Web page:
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Friday, April 27, 2012



Long and Short Reviews is pleased to welcome Jane Toombs. Taken In came out in January from Champagne Books. It's the first book in her Dacon House Trilogy. Each of the three books in the series features Dagon House and it's ghastly history, although each book in the series are very different. In February, she released Terror from Before, the third book in her Dangerous Darkness series, published by Red Rose Publishing. Each of the books in this series features one of the Special Op guys that was introduced in the first book of the series, Shadow on the Floor, and what happens to them when they return to civilian life. Each of the first three believe the fourth, their leader, is dead. His is the fourth book.

She's currently working on the third book in her Underworld series for Eternal Press, Uncanny. In the beginning of the book, a midwife brings a dead monster of a baby she's just delivered and has exposed on Wolfen Ridge. These people believe if you bury a dead newborn, its spirit will haunt you forever. When they are left on Wolfen Ridge, the wild animals eat them. However, before she leaves, she hears a baby cry. Nobody is supposed to leave a live baby on Wolfen Ridge, so the midwife investigates and finds a live, seemingly perfect baby girl. She brings the child back to replace the monster that was born, since nobody else knows of the nature of the original birth.

"And, of course, we all know about good intentions," Jane told me.

In 2009, Jane made a New Year's Resolution that she had to finish the first book in every series she'd ever created before she could even think about creating a new series.

"I’ve renewed that resolution every year since and have finished one trilogy, am one book away from finishing another series, have one book done in yet another, and still have more first books to finish in already created series. My series tend to be paranormal suspense romance."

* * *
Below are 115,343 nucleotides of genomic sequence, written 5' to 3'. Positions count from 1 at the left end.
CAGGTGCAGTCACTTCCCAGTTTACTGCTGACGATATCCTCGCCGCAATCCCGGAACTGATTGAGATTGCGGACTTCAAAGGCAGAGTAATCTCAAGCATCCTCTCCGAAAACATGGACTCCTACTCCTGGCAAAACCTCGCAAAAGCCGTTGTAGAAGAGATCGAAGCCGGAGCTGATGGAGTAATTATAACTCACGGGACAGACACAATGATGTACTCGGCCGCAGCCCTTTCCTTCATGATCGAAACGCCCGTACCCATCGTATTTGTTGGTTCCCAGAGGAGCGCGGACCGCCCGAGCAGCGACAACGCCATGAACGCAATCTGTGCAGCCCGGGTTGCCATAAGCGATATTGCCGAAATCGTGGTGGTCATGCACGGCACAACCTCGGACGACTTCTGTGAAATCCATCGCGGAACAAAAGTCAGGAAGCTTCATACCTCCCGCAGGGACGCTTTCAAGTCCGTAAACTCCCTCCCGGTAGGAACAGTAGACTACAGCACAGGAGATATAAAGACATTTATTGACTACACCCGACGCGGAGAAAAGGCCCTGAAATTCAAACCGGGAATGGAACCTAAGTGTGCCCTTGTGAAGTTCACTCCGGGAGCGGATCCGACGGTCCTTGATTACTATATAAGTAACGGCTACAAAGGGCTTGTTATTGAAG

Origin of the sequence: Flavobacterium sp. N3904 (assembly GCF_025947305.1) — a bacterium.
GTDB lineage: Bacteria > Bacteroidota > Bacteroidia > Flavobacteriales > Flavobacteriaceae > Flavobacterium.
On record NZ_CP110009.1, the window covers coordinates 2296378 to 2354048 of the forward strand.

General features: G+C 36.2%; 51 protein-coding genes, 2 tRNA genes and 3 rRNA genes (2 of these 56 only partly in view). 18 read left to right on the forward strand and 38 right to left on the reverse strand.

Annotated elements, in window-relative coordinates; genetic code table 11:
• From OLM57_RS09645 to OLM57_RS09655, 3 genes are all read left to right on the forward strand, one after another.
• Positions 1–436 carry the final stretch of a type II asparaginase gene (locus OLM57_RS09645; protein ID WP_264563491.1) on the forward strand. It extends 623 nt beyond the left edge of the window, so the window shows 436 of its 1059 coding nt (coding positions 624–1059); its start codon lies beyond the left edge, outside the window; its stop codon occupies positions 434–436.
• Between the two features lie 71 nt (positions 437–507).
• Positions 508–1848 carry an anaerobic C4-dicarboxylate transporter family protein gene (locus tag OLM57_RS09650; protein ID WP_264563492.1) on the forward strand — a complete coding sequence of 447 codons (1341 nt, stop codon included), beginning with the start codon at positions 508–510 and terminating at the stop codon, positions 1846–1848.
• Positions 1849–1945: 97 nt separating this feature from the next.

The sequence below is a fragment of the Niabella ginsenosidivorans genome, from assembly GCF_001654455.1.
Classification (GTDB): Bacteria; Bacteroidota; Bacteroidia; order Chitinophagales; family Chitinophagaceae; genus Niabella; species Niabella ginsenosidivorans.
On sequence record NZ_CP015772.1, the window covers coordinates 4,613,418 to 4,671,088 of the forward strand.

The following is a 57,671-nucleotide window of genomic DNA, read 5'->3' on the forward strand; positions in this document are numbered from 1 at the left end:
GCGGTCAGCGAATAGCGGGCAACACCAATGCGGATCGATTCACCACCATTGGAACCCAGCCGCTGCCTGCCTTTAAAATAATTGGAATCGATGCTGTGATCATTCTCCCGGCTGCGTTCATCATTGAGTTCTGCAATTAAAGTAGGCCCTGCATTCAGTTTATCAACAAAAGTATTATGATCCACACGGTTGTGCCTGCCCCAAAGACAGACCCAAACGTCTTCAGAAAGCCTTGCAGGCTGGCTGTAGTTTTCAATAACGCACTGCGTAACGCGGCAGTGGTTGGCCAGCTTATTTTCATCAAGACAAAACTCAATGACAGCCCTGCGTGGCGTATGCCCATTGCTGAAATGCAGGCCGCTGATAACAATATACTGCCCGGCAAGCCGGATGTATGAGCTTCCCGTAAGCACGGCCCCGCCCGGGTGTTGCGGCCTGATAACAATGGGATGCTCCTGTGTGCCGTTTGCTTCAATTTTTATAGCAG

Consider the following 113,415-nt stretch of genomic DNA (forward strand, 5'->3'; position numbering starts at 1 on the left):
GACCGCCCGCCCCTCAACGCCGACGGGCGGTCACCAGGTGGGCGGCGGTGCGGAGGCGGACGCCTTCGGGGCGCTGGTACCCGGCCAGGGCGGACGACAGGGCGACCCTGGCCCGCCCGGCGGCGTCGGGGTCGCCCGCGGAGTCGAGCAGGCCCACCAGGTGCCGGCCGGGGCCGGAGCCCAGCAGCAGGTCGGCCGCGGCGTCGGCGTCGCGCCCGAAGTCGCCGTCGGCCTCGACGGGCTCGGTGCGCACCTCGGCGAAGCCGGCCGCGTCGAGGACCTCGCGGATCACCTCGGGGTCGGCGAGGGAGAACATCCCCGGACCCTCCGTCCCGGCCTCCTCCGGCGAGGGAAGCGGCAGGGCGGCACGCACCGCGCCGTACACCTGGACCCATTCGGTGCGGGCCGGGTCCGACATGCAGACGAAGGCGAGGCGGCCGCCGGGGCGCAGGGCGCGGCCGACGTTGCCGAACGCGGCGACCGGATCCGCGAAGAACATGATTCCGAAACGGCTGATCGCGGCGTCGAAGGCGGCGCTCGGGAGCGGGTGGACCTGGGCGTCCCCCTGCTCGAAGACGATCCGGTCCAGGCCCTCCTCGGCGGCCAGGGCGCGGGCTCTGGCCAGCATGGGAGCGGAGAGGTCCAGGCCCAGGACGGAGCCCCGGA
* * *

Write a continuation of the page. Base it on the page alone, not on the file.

Why did she decide to add paranormal to the romance and suspense?

"That's a hard question to answer. In the case of Taken In, the first book in my Dagon House Trilogy, I think it’s because the ghosts add a special quality to this trilogy. Also their story runs concurrently through the series and is resolved in the final book in a positive way. Thought I do leave the reader hanging about whether or not the cat is a ghost--on purpose," she said. "I like setting stories in old houses , especially isolated old houses. Places like that have a certain ambience that seems almost ghostly all by itself. I find myself asking: Who were the people who once lived and loved and maybe died in this house? What happened to them? Suspense and, yes, romance comes in when I combine the answers with what’s happening to the people living there today. Each book in the trilogy has a new set of current lovers who are forced to interact with ghosts they don’t want to believe in, along with having to deal with their own turbulent pasts. It’s fun to tell dual stories."

Jane told me she couldn't narrow her favorite authors down to one, because she always have more than that in each genre I like to read. For example, in murder mysteries I equally enjoy Lee Childs with his Jack Reacher stories and Michael Connelly with his Harry Bosch ones. Recently I sent a friend of mine who is a beginning writer one of each of those books and she says she‘s learning so much from seeing how these guys handle suspense. . I don’t have a favorite romance writer unless we’re talking gothic. It still amazes me the way Phyllis Whitney, for example, handled her suspense. I met her once in New York after she gave a talk, and it still is one of the highlights in my life."

I asked her how she came up with the titles to her books.

"I always ask myself what kind of title would intrigue me. And sometimes the title is obvious when I do series books. In my Dangerous Darkness series, the first two books were Shadow on the Floor and Watcher at the Door, so I knew the end word had to rhyme The third is Terror from Before and so the last is Stranger on the Shore. And he really is strange."

It surprised Jane to learn that if she didn't have a synopsis she would lose track of where she was going.